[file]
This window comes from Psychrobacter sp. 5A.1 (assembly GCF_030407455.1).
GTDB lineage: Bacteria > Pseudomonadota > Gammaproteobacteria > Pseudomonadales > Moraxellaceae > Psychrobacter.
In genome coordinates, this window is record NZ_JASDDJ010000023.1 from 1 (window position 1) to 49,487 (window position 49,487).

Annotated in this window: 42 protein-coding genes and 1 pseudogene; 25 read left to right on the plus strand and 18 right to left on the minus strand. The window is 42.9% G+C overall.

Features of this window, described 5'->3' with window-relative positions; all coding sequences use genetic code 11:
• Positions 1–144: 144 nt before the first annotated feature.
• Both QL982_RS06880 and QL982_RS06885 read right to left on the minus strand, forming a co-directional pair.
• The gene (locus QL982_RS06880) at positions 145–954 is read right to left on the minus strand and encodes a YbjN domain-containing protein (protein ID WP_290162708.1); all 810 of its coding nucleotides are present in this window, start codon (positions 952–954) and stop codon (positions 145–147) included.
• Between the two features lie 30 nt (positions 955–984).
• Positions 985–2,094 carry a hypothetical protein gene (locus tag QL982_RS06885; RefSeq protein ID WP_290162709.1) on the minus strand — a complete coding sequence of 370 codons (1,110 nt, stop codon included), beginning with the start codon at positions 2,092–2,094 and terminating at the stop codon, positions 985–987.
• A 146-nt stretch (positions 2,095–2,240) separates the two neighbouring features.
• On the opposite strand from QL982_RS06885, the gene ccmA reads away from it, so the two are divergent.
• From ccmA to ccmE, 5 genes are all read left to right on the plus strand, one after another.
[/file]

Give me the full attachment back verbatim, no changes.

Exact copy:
This window comes from Psychrobacter sp. 5A.1 (assembly GCF_030407455.1).
GTDB lineage: Bacteria > Pseudomonadota > Gammaproteobacteria > Pseudomonadales > Moraxellaceae > Psychrobacter.
In genome coordinates, this window is record NZ_JASDDJ010000023.1 from 1 (window position 1) to 49,487 (window position 49,487).

Annotated in this window: 42 protein-coding genes and 1 pseudogene; 25 read left to right on the plus strand and 18 right to left on the minus strand. The window is 42.9% G+C overall.

Features of this window, described 5'->3' with window-relative positions; all coding sequences use genetic code 11:
• Positions 1–144: 144 nt before the first annotated feature.
• Both QL982_RS06880 and QL982_RS06885 read right to left on the minus strand, forming a co-directional pair.
• The gene (locus QL982_RS06880) at positions 145–954 is read right to left on the minus strand and encodes a YbjN domain-containing protein (protein ID WP_290162708.1); all 810 of its coding nucleotides are present in this window, start codon (positions 952–954) and stop codon (positions 145–147) included.
• Between the two features lie 30 nt (positions 955–984).
• Positions 985–2,094 carry a hypothetical protein gene (locus tag QL982_RS06885; RefSeq protein ID WP_290162709.1) on the minus strand — a complete coding sequence of 370 codons (1,110 nt, stop codon included), beginning with the start codon at positions 2,092–2,094 and terminating at the stop codon, positions 985–987.
• A 146-nt stretch (positions 2,095–2,240) separates the two neighbouring features.
• On the opposite strand from QL982_RS06885, the gene ccmA reads away from it, so the two are divergent.
• From ccmA to ccmE, 5 genes are all read left to right on the plus strand, one after another.